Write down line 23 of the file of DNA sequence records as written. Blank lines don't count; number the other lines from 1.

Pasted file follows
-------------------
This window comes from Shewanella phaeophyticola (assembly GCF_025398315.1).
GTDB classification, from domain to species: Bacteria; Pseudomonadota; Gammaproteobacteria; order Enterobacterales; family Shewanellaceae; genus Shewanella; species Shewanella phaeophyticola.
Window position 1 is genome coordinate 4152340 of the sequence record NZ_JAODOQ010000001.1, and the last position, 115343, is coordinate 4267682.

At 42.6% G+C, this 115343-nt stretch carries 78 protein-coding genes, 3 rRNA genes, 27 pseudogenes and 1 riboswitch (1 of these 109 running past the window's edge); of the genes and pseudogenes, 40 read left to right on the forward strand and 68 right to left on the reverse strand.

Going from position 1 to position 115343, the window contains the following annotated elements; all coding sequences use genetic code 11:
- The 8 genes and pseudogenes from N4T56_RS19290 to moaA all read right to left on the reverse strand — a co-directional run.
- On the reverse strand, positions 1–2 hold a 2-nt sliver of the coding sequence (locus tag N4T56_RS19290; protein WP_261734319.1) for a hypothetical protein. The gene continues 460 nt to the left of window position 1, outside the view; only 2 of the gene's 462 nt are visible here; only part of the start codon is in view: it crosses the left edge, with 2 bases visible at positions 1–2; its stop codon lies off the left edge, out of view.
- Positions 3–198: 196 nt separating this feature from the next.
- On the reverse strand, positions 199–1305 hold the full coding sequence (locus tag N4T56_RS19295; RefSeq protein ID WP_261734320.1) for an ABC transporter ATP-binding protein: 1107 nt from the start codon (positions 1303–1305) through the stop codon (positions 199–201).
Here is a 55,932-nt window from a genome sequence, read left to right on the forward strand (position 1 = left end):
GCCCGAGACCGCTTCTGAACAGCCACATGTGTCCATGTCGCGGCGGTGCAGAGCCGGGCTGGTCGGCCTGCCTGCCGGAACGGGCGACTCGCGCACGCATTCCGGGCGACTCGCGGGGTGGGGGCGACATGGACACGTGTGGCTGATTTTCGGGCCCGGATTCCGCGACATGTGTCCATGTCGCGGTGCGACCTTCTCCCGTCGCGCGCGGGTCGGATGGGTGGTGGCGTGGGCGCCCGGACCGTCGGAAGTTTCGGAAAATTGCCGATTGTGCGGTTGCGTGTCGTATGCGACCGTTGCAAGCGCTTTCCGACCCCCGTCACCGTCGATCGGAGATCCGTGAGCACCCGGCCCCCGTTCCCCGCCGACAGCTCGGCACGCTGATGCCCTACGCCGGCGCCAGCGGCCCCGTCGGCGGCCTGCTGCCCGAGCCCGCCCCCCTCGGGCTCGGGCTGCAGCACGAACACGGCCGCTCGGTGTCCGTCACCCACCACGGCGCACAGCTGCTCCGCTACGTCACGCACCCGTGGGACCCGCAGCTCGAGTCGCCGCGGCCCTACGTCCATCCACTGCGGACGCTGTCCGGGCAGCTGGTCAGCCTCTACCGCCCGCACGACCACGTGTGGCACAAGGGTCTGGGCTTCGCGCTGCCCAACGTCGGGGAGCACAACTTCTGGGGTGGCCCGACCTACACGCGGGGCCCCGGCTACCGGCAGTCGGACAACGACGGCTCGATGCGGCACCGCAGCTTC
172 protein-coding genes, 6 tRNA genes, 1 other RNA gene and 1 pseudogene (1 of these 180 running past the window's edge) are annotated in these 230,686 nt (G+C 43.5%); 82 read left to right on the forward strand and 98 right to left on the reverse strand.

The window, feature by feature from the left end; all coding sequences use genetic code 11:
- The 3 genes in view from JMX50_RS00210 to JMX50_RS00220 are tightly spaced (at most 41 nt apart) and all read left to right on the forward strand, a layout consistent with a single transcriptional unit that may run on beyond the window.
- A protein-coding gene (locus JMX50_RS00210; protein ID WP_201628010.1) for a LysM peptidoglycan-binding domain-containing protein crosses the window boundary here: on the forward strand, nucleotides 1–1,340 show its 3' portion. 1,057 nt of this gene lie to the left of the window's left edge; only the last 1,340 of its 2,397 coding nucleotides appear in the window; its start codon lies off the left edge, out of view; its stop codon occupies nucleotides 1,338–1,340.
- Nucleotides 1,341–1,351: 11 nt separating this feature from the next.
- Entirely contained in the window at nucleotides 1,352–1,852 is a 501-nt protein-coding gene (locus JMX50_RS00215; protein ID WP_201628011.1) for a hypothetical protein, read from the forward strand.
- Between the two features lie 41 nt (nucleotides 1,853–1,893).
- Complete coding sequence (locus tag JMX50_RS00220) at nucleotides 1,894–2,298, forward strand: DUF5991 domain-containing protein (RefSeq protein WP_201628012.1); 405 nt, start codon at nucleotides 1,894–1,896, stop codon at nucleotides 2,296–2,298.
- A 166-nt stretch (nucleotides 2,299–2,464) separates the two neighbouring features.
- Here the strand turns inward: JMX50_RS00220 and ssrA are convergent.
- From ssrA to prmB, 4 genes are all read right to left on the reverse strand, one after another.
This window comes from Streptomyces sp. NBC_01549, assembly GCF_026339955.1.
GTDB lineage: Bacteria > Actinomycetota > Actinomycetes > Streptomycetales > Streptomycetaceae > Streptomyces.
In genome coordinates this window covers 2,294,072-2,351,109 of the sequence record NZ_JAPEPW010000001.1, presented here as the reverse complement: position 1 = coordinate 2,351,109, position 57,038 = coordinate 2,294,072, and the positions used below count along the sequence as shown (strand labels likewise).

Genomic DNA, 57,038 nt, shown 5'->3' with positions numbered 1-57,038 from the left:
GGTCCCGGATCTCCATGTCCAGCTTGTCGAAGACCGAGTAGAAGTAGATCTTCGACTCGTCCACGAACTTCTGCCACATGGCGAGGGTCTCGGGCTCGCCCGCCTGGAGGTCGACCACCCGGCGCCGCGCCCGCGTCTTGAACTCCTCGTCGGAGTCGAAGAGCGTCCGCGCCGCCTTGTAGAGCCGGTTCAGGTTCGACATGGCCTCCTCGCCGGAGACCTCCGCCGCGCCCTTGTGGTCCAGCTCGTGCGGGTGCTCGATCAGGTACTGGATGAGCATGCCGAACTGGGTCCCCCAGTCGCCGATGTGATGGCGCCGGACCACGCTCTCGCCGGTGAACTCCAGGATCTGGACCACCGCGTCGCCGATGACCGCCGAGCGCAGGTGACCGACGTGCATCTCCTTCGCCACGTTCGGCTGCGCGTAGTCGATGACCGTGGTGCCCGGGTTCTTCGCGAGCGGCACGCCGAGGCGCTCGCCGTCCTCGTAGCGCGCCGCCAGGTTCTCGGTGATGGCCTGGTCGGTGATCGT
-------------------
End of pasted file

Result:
This window comes from Streptomyces sp. NBC_01549, assembly GCF_026339955.1.